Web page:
While the Vikings were favored to win, they didn’t even get the full home-field advantage at -2.5 coming into the game. This was effectively a coin flip after the two teams played each other down to the wire 22 days ago. This time the coin landed Giants-side up, and the Giants were able to win the one-score game.
What can we take away from a wild wildcard win?
First down: Big 12 on Sunday
The old philosophic question is “what would win when an irresistible force meets an immovable object?”
Well, today we saw a battle between two very movable objects: The two teams’ defenses.
This game reminded me of nothing so much as a Saturday track meet between Big 12 schools, say Oklahoma State and West Virginia under Dana Holgorsen. The Giants and Vikings’ offenses took turns sprinting down the field and trading body blows with each other.
Both defenses did a couple things well. The Giants effectively silenced Justin Jefferson after the Vikings’ first drive, while the Vikings managed to sack Daniel Jones three times.
But other than that, not much defense was played. This game had 763 total yards and just five punts between the two teams. There were no turnovers despite both Julian Love and Jordan Hicks being in position to take the ball away, and neither team was able to really slow down their opponent.
In both cases, the only thing to really stop either team were their own mistakes.
Second down: Continued praise for the receivers
I have been heaping praise on Joe Schoen, Mike Kafka, and the Giants’ no-name receiving corps, and that’s continuing tonight.
Pretty much everyone had Darius Slayton cut in training camp. Nobody knew who Richie James was, and certainly nobody knew who Isaiah Hodgins was. It isn’t much of a surprise that people thought little of these guys and were clamoring for the team to add a receiver mid-season. Trade for Jerry Jeudy, sign Odell Beckham Jr.
Instead, Joe Schoen snatched Hodgins off the scrap heap and made do.
Mike Kafka switched to a spread-coast quick-game offense to play to the strengths of the players available. While the Giants pretty much exclusively advanced the ball through the air — Saquon Barkley had nine carries to eight targets and most of the Giants rushing yards came on scrambles by Jones — Kafka did an excellent job of scheming run-after-catch opportunities to exploit the Vikings’ soft coverages. Richie James stepped up with several big catches, while Hodgins made an incredible sideline grab and made key blocks on the perimeter.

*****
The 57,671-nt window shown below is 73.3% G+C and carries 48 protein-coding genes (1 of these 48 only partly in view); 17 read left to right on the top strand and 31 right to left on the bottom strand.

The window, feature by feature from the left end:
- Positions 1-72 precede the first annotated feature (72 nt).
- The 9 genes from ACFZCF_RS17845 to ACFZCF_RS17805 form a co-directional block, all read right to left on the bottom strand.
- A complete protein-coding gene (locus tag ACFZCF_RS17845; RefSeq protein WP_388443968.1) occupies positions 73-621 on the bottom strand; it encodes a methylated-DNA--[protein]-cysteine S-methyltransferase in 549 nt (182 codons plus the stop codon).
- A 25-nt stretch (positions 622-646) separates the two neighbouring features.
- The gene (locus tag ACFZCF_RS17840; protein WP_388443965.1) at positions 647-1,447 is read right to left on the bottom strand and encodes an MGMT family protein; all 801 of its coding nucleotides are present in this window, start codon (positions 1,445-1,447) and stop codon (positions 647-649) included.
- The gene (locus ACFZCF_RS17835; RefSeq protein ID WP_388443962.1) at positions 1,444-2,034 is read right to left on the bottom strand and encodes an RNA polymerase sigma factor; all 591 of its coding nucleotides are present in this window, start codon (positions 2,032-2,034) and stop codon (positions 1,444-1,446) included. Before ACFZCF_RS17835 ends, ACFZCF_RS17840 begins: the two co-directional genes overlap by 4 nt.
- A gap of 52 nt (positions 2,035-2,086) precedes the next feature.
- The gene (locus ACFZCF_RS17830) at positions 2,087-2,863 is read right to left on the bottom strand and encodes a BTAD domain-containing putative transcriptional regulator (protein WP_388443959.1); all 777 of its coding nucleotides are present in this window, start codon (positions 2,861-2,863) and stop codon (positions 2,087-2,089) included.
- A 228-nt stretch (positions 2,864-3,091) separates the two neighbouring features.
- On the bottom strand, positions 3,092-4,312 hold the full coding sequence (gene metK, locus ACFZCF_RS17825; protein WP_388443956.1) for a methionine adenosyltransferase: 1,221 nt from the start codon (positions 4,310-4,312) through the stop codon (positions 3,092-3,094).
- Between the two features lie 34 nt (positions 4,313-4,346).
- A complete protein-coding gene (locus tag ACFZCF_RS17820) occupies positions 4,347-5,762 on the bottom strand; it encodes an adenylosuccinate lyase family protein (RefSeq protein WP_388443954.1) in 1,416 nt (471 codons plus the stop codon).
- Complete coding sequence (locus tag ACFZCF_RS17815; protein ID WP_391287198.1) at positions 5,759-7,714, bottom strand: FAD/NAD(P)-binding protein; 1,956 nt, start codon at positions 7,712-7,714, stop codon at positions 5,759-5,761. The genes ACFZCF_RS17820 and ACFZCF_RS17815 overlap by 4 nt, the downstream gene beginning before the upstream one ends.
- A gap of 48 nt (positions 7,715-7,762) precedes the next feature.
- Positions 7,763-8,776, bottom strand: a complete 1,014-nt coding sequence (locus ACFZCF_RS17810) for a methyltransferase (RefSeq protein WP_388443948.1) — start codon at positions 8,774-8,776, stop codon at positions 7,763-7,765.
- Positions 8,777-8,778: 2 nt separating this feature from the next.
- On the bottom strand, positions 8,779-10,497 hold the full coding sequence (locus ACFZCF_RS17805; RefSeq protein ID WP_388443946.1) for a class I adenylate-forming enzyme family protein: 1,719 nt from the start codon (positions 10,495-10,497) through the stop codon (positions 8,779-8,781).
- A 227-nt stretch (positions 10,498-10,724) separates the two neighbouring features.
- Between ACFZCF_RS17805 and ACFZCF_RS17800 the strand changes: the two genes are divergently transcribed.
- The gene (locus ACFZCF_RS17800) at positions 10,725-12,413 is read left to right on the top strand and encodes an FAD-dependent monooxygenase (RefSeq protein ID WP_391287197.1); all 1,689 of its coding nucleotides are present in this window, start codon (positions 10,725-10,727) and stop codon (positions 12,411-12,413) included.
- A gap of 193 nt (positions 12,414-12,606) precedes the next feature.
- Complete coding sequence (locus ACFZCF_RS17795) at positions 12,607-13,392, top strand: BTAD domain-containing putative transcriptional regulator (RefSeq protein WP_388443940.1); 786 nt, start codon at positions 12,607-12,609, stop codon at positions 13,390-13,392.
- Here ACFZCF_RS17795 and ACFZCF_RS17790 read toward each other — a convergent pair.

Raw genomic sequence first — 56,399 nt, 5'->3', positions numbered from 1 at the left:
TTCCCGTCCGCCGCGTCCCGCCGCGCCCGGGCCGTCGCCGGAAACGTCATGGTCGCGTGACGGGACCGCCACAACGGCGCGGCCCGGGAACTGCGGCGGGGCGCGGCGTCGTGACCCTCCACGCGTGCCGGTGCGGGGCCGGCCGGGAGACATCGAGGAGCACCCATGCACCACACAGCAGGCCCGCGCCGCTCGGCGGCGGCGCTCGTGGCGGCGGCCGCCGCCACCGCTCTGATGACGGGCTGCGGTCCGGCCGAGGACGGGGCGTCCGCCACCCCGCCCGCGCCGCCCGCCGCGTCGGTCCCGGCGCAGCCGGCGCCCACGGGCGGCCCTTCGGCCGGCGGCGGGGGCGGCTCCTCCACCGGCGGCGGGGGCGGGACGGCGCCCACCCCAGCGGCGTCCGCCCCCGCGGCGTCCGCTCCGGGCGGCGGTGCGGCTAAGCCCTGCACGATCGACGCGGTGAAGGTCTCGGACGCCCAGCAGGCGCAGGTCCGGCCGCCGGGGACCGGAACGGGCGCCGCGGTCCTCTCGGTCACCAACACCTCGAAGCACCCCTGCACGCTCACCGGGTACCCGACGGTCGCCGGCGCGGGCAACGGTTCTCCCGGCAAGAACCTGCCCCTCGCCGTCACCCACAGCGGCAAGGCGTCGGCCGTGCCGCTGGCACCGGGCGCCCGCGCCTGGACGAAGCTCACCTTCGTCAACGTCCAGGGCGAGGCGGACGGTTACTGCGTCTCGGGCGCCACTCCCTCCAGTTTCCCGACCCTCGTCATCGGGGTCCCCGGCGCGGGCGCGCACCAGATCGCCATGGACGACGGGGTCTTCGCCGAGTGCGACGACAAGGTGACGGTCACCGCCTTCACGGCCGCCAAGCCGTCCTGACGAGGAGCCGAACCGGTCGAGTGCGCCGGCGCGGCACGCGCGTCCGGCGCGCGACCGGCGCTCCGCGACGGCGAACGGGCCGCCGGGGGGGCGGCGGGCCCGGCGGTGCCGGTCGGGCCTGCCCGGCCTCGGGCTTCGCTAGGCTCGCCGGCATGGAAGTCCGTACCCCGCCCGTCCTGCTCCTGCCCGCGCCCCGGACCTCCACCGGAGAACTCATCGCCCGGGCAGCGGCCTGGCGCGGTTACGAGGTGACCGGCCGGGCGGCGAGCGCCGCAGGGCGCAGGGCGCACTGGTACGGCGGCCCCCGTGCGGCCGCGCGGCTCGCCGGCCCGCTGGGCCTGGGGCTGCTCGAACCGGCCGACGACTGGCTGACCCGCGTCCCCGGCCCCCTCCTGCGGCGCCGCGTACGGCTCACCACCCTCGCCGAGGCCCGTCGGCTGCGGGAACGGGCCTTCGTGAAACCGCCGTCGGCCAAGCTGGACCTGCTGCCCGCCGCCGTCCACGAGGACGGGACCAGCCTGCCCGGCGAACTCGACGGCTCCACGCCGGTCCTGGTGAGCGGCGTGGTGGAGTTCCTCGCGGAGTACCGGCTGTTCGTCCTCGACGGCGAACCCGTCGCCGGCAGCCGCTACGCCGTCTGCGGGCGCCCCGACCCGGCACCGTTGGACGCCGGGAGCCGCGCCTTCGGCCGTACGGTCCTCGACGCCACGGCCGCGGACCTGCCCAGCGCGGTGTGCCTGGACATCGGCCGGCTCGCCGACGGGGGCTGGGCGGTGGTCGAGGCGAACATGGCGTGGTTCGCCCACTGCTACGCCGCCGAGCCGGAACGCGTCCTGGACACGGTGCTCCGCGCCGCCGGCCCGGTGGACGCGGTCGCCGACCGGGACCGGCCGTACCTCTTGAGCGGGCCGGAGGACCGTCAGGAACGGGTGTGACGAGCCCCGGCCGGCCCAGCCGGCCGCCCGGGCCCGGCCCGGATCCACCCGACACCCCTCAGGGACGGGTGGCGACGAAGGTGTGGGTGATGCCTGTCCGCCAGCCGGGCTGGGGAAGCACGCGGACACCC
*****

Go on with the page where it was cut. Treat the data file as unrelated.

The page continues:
They deserve game balls for their efforts tonight, and for the media at large to start treating them with some respect.
Third down: And then there’s Darius Slayton
I can’t heap praise on the receivers without talking about Slayton’s nearly-disastrous drop.
The Giants’ receivers have been damned for drops all season long, but the biggest culprit has been Slayton. Coming into this game, Isaiah Hodgins had zero drops on 42 targets, Richie James had three on 70 targets, Daniel Bellinger had one drop on 35 targets and Wan’Dale Robinson had 1 drop on 31 targets (prior to his injury).
That’s five drops on 178 targets. That’s a tiny 2 percent drop rate for the Giants’ receivers and tight end.
Slayton has had seven drops on 71 targets — which now climbs to eight drops on 79 targets, or 10.1 percent.
Darius Slayton is a weapon. His speed and explosiveness are useful for stretching the field and drawing coverage away from the underneath passes on which the Giants’ offense thrives, as well as turning short passes into big plays. But he just is not a reliable weapon.
Had he caught a pass that hit him in the hand, he could have iced the game for the Giants. Instead, he stopped the clock and gave the Vikings the chance for another come-from-behind win.
He is, frankly, lucky that K.J. Osborne had just as bad a drop in an even bigger situation. Otherwise Slayton would be the undisputed goat of the game.
Fourth down: Round three. On to Philadelphia
The Giants get to enjoy a great win on the trip back to New Jersey. They went on the road against a team that had never lost at home and never lost a one-score game this season and did enough to come away with the victory.
They have plenty to feel good about.
But they also need to turn the page quickly as they face the Philadelphia Eagles on the road for the second time in two weeks and the third time in a little over a month. The Giants will certainly try to carry their momentum into the Divisional Round, but the Eagles are a different kind of team than what the Giants saw in three of the last four weeks.
In a curious twist of fate, this will be the second time in the 2022-2023 season that the Giants have faced a division rival in what will be a back-to-back game with just a bye week in between. The players and coaches both have their work cut out for them once tonight’s revelry is over.